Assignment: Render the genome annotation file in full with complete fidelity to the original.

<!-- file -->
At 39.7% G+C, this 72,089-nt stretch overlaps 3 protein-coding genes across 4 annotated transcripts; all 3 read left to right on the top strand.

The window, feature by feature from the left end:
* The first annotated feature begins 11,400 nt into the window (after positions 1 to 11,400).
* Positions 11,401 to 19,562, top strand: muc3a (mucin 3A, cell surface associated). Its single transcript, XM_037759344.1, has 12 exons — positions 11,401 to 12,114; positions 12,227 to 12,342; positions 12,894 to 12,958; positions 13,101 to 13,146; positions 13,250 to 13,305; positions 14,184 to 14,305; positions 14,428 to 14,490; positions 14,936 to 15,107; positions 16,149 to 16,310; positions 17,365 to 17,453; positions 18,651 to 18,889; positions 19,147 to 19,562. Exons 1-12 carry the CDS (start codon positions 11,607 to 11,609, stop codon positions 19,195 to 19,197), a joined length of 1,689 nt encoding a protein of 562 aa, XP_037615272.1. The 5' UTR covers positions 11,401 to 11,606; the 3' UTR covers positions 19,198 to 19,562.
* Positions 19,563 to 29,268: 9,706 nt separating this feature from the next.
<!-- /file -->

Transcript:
At 39.7% G+C, this 72,089-nt stretch overlaps 3 protein-coding genes across 4 annotated transcripts; all 3 read left to right on the top strand.

The window, feature by feature from the left end:
* The first annotated feature begins 11,400 nt into the window (after positions 1 to 11,400).
* Positions 11,401 to 19,562, top strand: muc3a (mucin 3A, cell surface associated). Its single transcript, XM_037759344.1, has 12 exons — positions 11,401 to 12,114; positions 12,227 to 12,342; positions 12,894 to 12,958; positions 13,101 to 13,146; positions 13,250 to 13,305; positions 14,184 to 14,305; positions 14,428 to 14,490; positions 14,936 to 15,107; positions 16,149 to 16,310; positions 17,365 to 17,453; positions 18,651 to 18,889; positions 19,147 to 19,562. Exons 1-12 carry the CDS (start codon positions 11,607 to 11,609, stop codon positions 19,195 to 19,197), a joined length of 1,689 nt encoding a protein of 562 aa, XP_037615272.1. The 5' UTR covers positions 11,401 to 11,606; the 3' UTR covers positions 19,198 to 19,562.
* Positions 19,563 to 29,268: 9,706 nt separating this feature from the next.